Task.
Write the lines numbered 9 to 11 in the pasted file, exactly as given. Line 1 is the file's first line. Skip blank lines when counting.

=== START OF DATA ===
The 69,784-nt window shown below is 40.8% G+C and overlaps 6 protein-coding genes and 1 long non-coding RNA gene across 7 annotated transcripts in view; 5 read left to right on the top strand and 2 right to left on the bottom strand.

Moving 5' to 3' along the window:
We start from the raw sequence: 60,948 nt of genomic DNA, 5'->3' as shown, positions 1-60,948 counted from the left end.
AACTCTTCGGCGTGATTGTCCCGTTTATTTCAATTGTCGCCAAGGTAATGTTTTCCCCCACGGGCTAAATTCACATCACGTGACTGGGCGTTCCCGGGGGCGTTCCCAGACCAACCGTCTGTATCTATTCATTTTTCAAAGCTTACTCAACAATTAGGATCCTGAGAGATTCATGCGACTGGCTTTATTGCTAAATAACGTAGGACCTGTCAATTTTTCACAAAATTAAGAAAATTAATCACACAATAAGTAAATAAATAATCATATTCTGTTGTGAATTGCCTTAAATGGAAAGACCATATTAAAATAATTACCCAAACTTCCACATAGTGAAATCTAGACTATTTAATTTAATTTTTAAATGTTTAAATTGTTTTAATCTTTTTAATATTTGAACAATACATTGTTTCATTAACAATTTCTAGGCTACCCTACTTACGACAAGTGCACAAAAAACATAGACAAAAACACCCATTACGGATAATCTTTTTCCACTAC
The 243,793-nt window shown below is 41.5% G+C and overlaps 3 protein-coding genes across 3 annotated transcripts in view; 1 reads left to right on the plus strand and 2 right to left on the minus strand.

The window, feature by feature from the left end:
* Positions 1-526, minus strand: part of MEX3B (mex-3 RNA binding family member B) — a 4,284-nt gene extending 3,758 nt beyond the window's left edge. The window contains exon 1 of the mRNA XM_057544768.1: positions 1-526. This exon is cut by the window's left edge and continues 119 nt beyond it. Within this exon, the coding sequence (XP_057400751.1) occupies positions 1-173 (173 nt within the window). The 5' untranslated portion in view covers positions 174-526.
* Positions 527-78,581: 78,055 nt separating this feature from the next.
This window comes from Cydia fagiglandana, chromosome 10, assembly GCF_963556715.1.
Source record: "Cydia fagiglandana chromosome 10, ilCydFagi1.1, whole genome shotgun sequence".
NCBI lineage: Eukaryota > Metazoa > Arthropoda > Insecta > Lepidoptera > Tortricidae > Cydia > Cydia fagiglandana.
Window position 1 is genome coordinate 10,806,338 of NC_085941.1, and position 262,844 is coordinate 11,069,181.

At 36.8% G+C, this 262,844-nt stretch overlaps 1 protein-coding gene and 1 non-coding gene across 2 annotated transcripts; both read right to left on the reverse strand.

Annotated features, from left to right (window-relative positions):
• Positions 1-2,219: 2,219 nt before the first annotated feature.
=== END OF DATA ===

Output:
This window comes from Cydia fagiglandana, chromosome 10, assembly GCF_963556715.1.
Source record: "Cydia fagiglandana chromosome 10, ilCydFagi1.1, whole genome shotgun sequence".
NCBI lineage: Eukaryota > Metazoa > Arthropoda > Insecta > Lepidoptera > Tortricidae > Cydia > Cydia fagiglandana.